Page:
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Bridging the gap between science and the public is our next great task

Public health leaders and scientists should evaluate how effective their messages to the public are.

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A health worker gets a shot of the Pfizer-BioNTech vaccine for COVID-19 at the N-1 military base in Mexico City, Wednesday, Dec. 30, 2020.

Marco Ugarte, Associated Press

In a recent article published in STAT, Nicholas Florko asked, “Where does the public health field go from here?” Seeing that the American public has had mixed reactions to how the COVID-19 pandemic has been handled and, more recently, how they view the vaccines currently in distribution, Florko raises pertinent questions about how public health officials can forge better relationships and rebuild trust with America.

Similar to the questions posed by Florko, James Harvey Robinson, an American historian, asked an equally relevant question nearly 100 years ago in the wake of the Spanish flu: “How is scientific knowledge to be democratized?” 

In overcoming a pandemic of disease, and more generally, a pandemic of information hysteria, we have to ask ourselves: How can medical and scientific authorities reforge trust with the public? How can scientific knowledge be democratized? Where do we as health care givers, public health workers and scientists go from here?

I invite my colleagues in these respective fields to consider two recommendations.

First, we must listen, really listen, to the problems and concerns of the public. This will enable us to identify the problems that the public faces in a health crisis. We need to remember that we are not only advocates for health, but also for the public.

At the beginning of the pandemic, the general reaction was not to turn toward science and academia, but to rush to the grocery store to stock up on what was deemed essential for our peace of mind and well-being. This is not a fault of the public, nor is it a fault of science. This is a normal response to a very real threat to our sense of security. Our anxiety and uncertainty are not characterized by the emergence of a novel coronavirus, but by the lack of security in life, liberty, property, and consequently our pursuit of happiness.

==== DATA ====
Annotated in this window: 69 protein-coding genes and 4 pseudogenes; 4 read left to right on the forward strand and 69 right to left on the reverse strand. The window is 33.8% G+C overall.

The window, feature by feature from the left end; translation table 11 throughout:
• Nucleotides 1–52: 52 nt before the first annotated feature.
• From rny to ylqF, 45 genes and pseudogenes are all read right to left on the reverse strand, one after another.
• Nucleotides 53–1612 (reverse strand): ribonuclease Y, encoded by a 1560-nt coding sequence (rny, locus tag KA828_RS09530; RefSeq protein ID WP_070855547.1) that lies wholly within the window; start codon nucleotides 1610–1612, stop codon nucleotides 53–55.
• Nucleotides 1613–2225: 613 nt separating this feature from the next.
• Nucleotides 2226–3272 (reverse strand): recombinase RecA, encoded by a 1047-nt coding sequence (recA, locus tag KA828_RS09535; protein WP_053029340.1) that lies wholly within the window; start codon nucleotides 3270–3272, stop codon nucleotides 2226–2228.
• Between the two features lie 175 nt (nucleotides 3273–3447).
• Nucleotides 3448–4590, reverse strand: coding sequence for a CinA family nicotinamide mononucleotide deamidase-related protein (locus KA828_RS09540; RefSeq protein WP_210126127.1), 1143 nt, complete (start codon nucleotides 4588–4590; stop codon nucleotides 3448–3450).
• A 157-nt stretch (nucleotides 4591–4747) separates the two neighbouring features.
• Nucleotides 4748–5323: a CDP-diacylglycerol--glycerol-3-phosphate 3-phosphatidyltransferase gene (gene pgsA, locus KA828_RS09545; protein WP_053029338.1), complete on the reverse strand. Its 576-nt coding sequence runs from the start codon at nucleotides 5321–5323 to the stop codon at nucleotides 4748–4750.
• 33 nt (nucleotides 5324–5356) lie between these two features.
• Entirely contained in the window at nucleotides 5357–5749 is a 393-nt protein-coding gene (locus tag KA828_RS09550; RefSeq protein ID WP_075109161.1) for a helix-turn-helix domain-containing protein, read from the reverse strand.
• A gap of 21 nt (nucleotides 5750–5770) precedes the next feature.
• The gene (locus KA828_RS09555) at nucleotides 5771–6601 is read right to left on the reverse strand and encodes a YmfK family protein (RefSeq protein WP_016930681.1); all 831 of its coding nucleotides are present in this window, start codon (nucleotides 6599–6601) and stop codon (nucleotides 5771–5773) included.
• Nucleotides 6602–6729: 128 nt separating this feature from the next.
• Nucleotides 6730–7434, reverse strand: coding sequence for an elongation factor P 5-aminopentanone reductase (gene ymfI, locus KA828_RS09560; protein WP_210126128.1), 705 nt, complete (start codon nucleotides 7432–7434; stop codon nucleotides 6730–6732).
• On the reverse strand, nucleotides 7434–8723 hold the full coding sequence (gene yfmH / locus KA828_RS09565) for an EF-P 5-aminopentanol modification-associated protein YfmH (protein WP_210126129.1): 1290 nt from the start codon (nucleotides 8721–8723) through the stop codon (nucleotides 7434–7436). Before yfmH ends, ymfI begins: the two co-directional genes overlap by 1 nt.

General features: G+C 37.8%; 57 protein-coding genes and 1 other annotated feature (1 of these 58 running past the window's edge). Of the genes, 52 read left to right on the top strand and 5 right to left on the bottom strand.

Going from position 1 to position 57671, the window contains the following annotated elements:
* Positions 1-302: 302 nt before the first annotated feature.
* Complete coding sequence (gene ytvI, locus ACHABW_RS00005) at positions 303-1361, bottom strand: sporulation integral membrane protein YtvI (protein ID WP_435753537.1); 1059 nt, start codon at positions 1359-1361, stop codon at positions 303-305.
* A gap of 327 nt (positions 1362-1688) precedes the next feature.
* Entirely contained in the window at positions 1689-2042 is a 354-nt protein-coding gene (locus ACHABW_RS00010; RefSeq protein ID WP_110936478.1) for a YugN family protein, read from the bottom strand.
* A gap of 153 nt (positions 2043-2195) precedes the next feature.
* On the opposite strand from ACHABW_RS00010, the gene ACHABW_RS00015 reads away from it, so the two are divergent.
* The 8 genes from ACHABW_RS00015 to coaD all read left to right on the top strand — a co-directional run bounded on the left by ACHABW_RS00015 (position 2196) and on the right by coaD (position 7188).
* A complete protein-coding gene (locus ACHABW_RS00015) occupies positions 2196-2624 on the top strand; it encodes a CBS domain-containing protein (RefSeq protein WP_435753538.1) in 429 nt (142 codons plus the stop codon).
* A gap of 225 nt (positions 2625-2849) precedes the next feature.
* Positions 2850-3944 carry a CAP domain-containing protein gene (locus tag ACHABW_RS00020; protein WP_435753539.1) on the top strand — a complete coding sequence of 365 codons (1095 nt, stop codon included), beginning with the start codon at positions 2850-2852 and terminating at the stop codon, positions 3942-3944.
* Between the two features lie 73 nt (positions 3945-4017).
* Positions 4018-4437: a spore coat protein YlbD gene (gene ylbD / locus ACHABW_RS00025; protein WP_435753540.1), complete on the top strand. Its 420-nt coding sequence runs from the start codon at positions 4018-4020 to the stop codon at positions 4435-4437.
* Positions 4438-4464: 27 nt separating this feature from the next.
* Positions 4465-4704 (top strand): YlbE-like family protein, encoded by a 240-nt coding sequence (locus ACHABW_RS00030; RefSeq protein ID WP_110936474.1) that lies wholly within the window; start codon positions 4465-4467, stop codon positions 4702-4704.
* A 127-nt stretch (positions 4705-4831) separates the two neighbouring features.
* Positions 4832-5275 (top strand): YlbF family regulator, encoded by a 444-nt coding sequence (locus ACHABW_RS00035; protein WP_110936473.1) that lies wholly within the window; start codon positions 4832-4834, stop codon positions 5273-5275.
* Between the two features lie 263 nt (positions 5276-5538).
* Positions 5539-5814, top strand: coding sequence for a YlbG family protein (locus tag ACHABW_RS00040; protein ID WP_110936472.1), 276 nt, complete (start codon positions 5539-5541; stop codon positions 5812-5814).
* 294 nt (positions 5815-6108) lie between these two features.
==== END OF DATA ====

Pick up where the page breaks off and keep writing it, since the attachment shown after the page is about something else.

A unique characteristic of our system of government is that the states, not the federal government, have the ultimate authority and responsibility to direct public health efforts for their residents. Ours is a large country made of a diverse population; such diversity demands flexibility in drafting and implementing policy. We fell short, however, when we failed to not only listen to the public, but also each other in developing a universally applicable and locally flexible approach to mitigate the spread of COVID-19. We are not unified and we are consequently experiencing a civil war between rights and responsibilities. We can only make reparations when we put aside our own agendas and sincerely listen to others.

We need to remember that we are not only advocates for health, but also for the public.

Second, after listening, we need to respond to these concerns not with the heavy jargon of academia, but with simple and plain language that anyone can understand.

Robinson makes this observation: “Scholars and men of science almost always write more or less unconsciously for one another. This is a natural outcome of their training. ... The specter haunts them, not of a puzzled and frustrated reader, but of a tart reviewer, likely to accuse them of superficiality or inaccuracy. There is a heavy prejudice in learned circles against the popularizer.”

In addressing the concerns and criticisms of others, it’s worth remembering the popular religious anecdote where William Tyndale vowed to cause “a boy that driveth a plow to know more of scripture” than the theologians of his day. Tyndale’s desire was not to produce as accurate of a translation as possible, necessarily, but to make the biblical message more accessible to lay members of society.

We live in an age where facts and information are easily accessible, and while scientific literature is necessary to preserve our understanding of the world, how that information is transmitted to the public is important. In the hands of the general public, our scientific literature is likely to cause more concern and confusion than solve our day-to-day problems. In addition to producing scientifically robust literature, we also need to create marketable-friendly material. We need science for the plowboy.

Samuel Nicholes is a graduate student studying epidemiology at the George Washington University Milken Institute School of Public Health.